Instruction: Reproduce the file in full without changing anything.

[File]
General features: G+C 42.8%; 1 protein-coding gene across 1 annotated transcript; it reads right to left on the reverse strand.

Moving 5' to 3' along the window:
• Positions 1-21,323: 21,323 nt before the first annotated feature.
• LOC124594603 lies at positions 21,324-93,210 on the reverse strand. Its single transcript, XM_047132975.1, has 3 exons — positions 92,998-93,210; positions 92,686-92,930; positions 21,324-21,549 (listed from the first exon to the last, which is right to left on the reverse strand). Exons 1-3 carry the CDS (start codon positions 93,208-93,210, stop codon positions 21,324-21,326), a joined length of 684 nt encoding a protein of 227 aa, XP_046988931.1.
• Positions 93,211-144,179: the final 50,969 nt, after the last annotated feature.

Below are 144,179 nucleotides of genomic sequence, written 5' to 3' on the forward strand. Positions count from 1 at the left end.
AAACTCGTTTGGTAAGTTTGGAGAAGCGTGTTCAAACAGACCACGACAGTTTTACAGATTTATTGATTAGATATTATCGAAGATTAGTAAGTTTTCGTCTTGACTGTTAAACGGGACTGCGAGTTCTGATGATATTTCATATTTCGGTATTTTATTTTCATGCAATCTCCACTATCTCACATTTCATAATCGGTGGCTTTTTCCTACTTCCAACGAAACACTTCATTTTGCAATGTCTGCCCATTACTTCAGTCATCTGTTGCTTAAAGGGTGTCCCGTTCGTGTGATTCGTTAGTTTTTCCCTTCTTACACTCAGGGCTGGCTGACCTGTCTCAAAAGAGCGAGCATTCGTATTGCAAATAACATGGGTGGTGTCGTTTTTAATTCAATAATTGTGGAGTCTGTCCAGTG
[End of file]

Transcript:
General features: G+C 42.8%; 1 protein-coding gene across 1 annotated transcript; it reads right to left on the reverse strand.

Moving 5' to 3' along the window:
• Positions 1-21,323: 21,323 nt before the first annotated feature.
• LOC124594603 lies at positions 21,324-93,210 on the reverse strand. Its single transcript, XM_047132975.1, has 3 exons — positions 92,998-93,210; positions 92,686-92,930; positions 21,324-21,549 (listed from the first exon to the last, which is right to left on the reverse strand). Exons 1-3 carry the CDS (start codon positions 93,208-93,210, stop codon positions 21,324-21,326), a joined length of 684 nt encoding a protein of 227 aa, XP_046988931.1.
• Positions 93,211-144,179: the final 50,969 nt, after the last annotated feature.

Below are 144,179 nucleotides of genomic sequence, written 5' to 3' on the forward strand. Positions count from 1 at the left end.
AAACTCGTTTGGTAAGTTTGGAGAAGCGTGTTCAAACAGACCACGACAGTTTTACAGATTTATTGATTAGATATTATCGAAGATTAGTAAGTTTTCGTCTTGACTGTTAAACGGGACTGCGAGTTCTGATGATATTTCATATTTCGGTATTTTATTTTCATGCAATCTCCACTATCTCACATTTCATAATCGGTGGCTTTTTCCTACTTCCAACGAAACACTTCATTTTGCAATGTCTGCCCATTACTTCAGTCATCTGTTGCTTAAAGGGTGTCCCGTTCGTGTGATTCGTTAGTTTTTCCCTTCTTACACTCAGGGCTGGCTGACCTGTCTCAAAAGAGCGAGCATTCGTATTGCAAATAACATGGGTGGTGTCGTTTTTAATTCAATAATTGTGGAGTCTGTCCAGTG